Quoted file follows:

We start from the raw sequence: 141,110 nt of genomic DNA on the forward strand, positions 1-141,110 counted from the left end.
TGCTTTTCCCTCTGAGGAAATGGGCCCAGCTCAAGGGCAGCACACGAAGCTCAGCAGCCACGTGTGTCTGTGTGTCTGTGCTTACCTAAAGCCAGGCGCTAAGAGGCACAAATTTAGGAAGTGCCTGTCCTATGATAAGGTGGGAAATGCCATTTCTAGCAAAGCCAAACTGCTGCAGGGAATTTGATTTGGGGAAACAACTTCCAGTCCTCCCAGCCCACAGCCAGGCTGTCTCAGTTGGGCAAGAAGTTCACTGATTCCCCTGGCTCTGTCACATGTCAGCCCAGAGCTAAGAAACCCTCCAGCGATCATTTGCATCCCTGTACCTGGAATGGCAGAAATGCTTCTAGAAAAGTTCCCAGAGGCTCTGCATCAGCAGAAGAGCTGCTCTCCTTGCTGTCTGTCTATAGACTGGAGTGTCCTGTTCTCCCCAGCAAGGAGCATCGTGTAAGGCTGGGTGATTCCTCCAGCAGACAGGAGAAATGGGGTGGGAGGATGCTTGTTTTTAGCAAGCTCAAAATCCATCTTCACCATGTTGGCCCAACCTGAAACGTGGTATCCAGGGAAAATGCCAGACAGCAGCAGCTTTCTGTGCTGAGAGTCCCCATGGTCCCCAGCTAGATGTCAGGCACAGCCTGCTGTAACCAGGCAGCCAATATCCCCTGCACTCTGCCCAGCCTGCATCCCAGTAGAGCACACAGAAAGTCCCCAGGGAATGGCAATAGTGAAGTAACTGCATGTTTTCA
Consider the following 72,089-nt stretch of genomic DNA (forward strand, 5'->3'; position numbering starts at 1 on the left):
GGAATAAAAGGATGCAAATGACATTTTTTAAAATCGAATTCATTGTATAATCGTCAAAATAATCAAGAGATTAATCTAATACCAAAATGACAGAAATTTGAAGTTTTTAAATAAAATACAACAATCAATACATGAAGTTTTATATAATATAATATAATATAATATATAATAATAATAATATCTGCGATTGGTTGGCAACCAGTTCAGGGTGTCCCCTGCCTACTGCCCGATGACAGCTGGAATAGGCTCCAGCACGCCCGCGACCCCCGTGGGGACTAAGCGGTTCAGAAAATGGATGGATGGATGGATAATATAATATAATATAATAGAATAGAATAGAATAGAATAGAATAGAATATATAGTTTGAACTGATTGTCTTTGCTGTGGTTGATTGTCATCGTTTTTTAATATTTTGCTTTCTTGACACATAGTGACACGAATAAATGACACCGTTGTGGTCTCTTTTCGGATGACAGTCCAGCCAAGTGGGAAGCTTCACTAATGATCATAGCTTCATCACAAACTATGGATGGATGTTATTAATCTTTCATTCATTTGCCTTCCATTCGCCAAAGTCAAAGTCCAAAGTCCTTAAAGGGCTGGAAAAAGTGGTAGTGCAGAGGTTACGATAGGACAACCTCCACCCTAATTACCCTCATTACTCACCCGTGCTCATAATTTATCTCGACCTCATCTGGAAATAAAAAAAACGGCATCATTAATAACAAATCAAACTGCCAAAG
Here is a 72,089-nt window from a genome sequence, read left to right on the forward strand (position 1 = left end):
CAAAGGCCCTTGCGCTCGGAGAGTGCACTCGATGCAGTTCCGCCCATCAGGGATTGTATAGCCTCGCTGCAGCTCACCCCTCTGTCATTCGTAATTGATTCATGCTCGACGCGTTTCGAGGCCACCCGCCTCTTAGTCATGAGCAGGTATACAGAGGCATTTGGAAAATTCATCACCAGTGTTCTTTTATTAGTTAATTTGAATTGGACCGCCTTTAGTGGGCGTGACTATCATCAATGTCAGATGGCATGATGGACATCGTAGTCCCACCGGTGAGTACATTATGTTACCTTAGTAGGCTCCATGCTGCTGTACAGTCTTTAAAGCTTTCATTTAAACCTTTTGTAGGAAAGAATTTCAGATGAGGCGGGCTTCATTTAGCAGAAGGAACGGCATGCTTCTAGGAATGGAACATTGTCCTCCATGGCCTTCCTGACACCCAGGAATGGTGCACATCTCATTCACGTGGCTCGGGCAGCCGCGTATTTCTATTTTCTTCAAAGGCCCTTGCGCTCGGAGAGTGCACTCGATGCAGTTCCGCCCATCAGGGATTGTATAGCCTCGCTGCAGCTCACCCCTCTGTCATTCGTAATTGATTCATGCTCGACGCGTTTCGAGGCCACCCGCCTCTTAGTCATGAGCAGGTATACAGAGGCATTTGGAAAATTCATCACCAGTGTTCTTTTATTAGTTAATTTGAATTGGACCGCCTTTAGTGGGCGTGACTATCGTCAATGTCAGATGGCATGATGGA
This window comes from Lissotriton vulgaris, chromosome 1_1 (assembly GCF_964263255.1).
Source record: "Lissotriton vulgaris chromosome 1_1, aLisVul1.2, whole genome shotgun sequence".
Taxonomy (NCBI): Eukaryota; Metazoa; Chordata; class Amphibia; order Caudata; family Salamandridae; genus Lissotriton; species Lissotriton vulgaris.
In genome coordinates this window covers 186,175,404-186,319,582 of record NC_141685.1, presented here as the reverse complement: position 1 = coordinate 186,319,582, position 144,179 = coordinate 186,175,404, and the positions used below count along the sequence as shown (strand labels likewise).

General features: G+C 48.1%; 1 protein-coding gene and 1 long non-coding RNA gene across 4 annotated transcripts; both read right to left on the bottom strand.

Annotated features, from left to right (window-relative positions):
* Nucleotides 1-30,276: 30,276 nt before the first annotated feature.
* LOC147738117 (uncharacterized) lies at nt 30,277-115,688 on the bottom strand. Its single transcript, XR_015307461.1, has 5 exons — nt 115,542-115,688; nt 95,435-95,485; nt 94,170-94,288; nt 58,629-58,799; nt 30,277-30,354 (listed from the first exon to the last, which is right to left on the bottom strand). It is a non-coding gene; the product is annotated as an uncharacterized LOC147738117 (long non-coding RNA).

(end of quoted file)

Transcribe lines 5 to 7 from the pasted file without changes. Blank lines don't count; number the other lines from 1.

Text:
Here is a 72,089-nt window from a genome sequence, read left to right on the forward strand (position 1 = left end):
CAAAGGCCCTTGCGCTCGGAGAGTGCACTCGATGCAGTTCCGCCCATCAGGGATTGTATAGCCTCGCTGCAGCTCACCCCTCTGTCATTCGTAATTGATTCATGCTCGACGCGTTTCGAGGCCACCCGCCTCTTAGTCATGAGCAGGTATACAGAGGCATTTGGAAAATTCATCACCAGTGTTCTTTTATTAGTTAATTTGAATTGGACCGCCTTTAGTGGGCGTGACTATCATCAATGTCAGATGGCATGATGGACATCGTAGTCCCACCGGTGAGTACATTATGTTACCTTAGTAGGCTCCATGCTGCTGTACAGTCTTTAAAGCTTTCATTTAAACCTTTTGTAGGAAAGAATTTCAGATGAGGCGGGCTTCATTTAGCAGAAGGAACGGCATGCTTCTAGGAATGGAACATTGTCCTCCATGGCCTTCCTGACACCCAGGAATGGTGCACATCTCATTCACGTGGCTCGGGCAGCCGCGTATTTCTATTTTCTTCAAAGGCCCTTGCGCTCGGAGAGTGCACTCGATGCAGTTCCGCCCATCAGGGATTGTATAGCCTCGCTGCAGCTCACCCCTCTGTCATTCGTAATTGATTCATGCTCGACGCGTTTCGAGGCCACCCGCCTCTTAGTCATGAGCAGGTATACAGAGGCATTTGGAAAATTCATCACCAGTGTTCTTTTATTAGTTAATTTGAATTGGACCGCCTTTAGTGGGCGTGACTATCGTCAATGTCAGATGGCATGATGGA
This window comes from Lissotriton vulgaris, chromosome 1_1 (assembly GCF_964263255.1).